Sunday, July 13, 2008

Bail out for Freddie Mac and Fannie Mae

US announces support for lenders

No details yet as to what the bail out plans are.

Posted by jonb @ 11:47 PM (842 views)
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5 thoughts on “Bail out for Freddie Mac and Fannie Mae

  • Wow that’s pretty explosive! There are two separate actions:

    1) Congress is to enact legislation allowing the treasury (i.e. the US govt) to lend money to FM. This depends on whether congress approves the legislation; it may decide not to!
    2) Independently of Congress, the Fed is now allowing FM to borrow from the Federal Reserve Bank of New York. According to CNN, “The move gives Fannie and Freddie the same access to the funds as commercial banks and Wall Street firms. The agency granted investment banks such access earlier this year in the wake of a similar crisis of confidence.”

    So action #1 is asking the lawmakers for permission, but action #2 basically bypasses them anyway. That’s democracy in action.

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  • The article is a lot longer now than when I posted it. Perhaps they were still in the middle of typing it?

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  • jonb,

    They make changes to the articles as the story unfolds. It’s a bit controversial. You can see the old and new versions side-by-side at News Sniffer:
    http://www.newssniffer.co.uk/articles/138245/diff/1/2

    Interestingly, the bit about Barack Obama not supporting the bail-out has been removed from the article.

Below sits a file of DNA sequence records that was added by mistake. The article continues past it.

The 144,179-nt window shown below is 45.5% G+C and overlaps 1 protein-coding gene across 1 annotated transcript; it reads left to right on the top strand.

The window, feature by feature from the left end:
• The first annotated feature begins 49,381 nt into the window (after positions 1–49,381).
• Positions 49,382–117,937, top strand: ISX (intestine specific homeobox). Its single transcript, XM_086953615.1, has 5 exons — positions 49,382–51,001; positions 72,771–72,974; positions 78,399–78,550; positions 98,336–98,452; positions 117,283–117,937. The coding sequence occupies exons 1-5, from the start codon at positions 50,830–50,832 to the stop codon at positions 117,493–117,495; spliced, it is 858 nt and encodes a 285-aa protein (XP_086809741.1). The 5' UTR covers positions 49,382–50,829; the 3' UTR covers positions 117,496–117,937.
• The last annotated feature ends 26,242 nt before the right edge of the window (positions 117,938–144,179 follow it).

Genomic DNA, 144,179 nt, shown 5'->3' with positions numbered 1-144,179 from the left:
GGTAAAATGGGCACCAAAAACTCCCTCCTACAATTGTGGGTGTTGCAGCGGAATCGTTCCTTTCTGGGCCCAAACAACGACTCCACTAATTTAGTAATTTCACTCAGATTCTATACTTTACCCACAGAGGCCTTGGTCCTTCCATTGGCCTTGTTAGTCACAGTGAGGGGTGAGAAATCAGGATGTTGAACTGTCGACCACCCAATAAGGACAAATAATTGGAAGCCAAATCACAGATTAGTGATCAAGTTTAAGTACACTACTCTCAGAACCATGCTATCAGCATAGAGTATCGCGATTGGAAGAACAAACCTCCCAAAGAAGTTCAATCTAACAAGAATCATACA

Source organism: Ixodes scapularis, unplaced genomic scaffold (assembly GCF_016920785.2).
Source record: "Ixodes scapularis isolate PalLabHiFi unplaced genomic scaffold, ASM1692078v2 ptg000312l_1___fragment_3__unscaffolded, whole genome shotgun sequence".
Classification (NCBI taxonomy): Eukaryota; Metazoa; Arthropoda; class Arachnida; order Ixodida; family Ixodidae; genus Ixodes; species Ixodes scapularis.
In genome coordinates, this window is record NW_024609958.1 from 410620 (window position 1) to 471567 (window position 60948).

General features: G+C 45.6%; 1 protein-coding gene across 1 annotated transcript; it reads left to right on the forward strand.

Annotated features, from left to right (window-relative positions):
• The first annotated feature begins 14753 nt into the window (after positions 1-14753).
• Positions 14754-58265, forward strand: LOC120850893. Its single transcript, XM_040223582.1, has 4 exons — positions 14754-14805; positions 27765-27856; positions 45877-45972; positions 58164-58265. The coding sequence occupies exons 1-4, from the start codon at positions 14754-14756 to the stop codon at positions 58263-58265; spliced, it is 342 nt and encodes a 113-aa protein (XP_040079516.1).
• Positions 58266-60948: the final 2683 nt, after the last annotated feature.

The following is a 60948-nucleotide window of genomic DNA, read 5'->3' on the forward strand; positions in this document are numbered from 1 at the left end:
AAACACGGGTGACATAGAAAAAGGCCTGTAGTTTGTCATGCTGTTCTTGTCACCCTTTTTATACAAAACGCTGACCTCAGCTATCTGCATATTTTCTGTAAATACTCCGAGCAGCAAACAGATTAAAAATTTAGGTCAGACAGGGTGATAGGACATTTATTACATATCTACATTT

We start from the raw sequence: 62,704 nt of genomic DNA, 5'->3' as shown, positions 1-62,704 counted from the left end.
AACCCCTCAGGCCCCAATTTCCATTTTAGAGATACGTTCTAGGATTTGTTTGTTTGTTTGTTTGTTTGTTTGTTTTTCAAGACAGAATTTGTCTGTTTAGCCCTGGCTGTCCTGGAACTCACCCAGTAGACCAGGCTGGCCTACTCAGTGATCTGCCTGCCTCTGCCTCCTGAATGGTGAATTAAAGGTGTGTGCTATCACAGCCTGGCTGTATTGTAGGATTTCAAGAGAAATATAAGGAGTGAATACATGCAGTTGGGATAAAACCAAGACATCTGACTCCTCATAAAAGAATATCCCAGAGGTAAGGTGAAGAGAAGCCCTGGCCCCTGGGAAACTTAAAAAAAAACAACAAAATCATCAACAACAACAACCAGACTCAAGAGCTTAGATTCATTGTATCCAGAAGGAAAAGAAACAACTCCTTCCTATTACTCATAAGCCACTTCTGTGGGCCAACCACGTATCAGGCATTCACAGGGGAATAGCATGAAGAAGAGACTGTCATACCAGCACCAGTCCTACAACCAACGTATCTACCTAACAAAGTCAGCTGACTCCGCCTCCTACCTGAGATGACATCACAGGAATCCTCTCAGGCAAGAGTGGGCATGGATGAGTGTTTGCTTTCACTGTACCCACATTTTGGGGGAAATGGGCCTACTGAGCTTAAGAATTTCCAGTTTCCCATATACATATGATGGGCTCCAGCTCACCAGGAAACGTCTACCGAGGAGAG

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  • Nice graphs over at CNN:

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  • I’m a bit surprised at all the troubles with Fannie and Freddie. They had fairly tight lending criteria (compared to recent lax standards): borrowers needed a 20% deposit and a squeaky clean credit history. They weren’t involved in subprime, in fact the definition of subprime is basically anything that FM wouldn’t touch. Default rates on prime mortgages, while rising, are still well below 1% – reading off the graphs above, I’d say no more than 0.6%.

    It reminds me of the HBOS rumours back in March which almost led to a run on the bank (refresh your memories here). Back then, HBOS shares plummeted nearly 20% in the space of a few minutes due to unsubstantiated rumours that they were facing a Northern Rock-like crisis. Could the Freddie and Fannie situation be less dire than claimed?

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